When discussing theology, I've come to realize that not only is personal study of doctrine a necessary component to faith, but it is something that shouldn't be kept to oneself. I want to share my journey, both past and ongoing, into the realm of theology. Through this, I hope that you will gain insight into the Christian faith as a whole. Before reading anything else, I suggest you read the introduction and definitions (found in the pages tabs above) so you may better understand where I am coming from in everything I write. Because many of my posts are on heresies, there is also a page above with a family tree of heresies and links to all the posts I have so far on the topic.

03 November, 2012

A brief note on hermeneutics

In listening to Issues, Etc. 24, Pr. Jonathan Fisk had great comments on hermeneutics before getting onto his given topic of the Lord's Supper--if you want to hear for yourself, they podcast all their broadcasts, and it would be well worth the listen once that podcast is available (probably later today or tomorrow).

What is hermeneutics?  Simply, it is the study of interpreting text, or in specific for our purposes, the study of interpreting the text of the Bible.

The greatest point that I heard was that we often bring the Devil's first question, "Did God really say that?" into our reading of the Bible.  Or, perhaps more specifically, when we come to a passage that we don't like or can't understand, we often seek other Scripture not to allow Scripture to interpret itselves, but to allow Scripture from somewhere else to trump that passage and explain it away.

As a child has faith their parents will protect them or feed them or love them, etc. without needing to understand "how" (they might ask, but generally they ultimately accept it without truly comprehending the entirety of "how"), there is no where in Scripture, other writings (Christian and secular) or anywhere else that says we, as humans, are to understand everything and know the "how" and "why" of absolutely everything.  Sometimes we simply need a child-like faith that understands stated truths without needing to realize everything behind it.

A specific example, and one I'm very familiar with, was that Ken Ham (Answers in Genesis) in most of his books and speaking engagements wonders why Christians cannot understand the plain language of a day meaning a day, and yet he does not hold the Bible to be clear and plain when Jesus gives us the Words of Institution.

Even other Christians who claim to hold a "literal" interpretation of Scripture often deny the Words of Institution and other clear, plain language in the Bible, while holding to figurative or non-literal passages as truth (i.e. Revelations).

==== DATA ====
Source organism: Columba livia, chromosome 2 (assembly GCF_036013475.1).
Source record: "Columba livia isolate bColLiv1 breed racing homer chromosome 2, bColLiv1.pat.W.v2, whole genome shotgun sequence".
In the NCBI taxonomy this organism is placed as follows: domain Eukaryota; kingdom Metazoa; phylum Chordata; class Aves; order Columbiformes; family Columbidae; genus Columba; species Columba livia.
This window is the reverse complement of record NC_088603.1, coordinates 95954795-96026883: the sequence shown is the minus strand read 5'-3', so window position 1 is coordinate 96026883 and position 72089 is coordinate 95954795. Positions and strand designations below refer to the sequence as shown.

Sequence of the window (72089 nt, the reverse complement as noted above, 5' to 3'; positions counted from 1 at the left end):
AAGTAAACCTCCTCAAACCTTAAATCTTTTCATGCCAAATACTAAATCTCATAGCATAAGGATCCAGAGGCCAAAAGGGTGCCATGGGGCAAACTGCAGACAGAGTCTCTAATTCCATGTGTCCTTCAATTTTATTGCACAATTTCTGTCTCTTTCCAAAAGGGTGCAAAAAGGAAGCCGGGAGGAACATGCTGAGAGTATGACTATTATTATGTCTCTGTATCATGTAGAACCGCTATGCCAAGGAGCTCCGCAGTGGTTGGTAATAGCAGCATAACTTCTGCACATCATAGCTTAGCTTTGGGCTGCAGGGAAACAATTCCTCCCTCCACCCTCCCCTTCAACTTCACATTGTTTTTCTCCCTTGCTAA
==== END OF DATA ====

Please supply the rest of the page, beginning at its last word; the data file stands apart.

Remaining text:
After listening to a previous Issues, Etc. podcast on Dispensational Premillennialism, I made this comment on Facebook: "Great point re: Dispensational Premillennialism. Everyone I know who subscribes to that belief claims to be a "literalist" when it comes to Biblical exegesis and interpretation, and yet I don't know any Dispensational Premillennialist who also subscribes to a literal interpretation of the Words of Institution ("this IS My Body", "this IS My Blood of the NEW covenant"). So... are they only literalists when it comes to eschatology? If that is so, what other parts of the Bible don't they take literally, or is that only regarding the Eucharist? And how can they claim to be literalists if they don't believe in a literal interpretation of EVERYTHING the Bible says?"

Ultimately, proper hermeneutics means knowing what is being said (a study of the original languages is extremely helpful to this end), understanding the context (what do the verses around it say?  to whom was this written?  why was it written?  who wrote it?  when was it written? etc.), realizing that many translations are inaccurate to the context (surprisingly, humans tend to bring their bias into translation efforts--who would have thought that?), always allowing Scripture to interpret Scripture (even passages we don't like or make us uncomfortable), and most importantly, not allowing the Devil to creep in and cause us to ask, "Did God really say?".  Scripture never contradicts itself if you understand context, which is absolutely key in hermeneutics.  We don't need to know everything, we don't need to understand everything, we just need faith.

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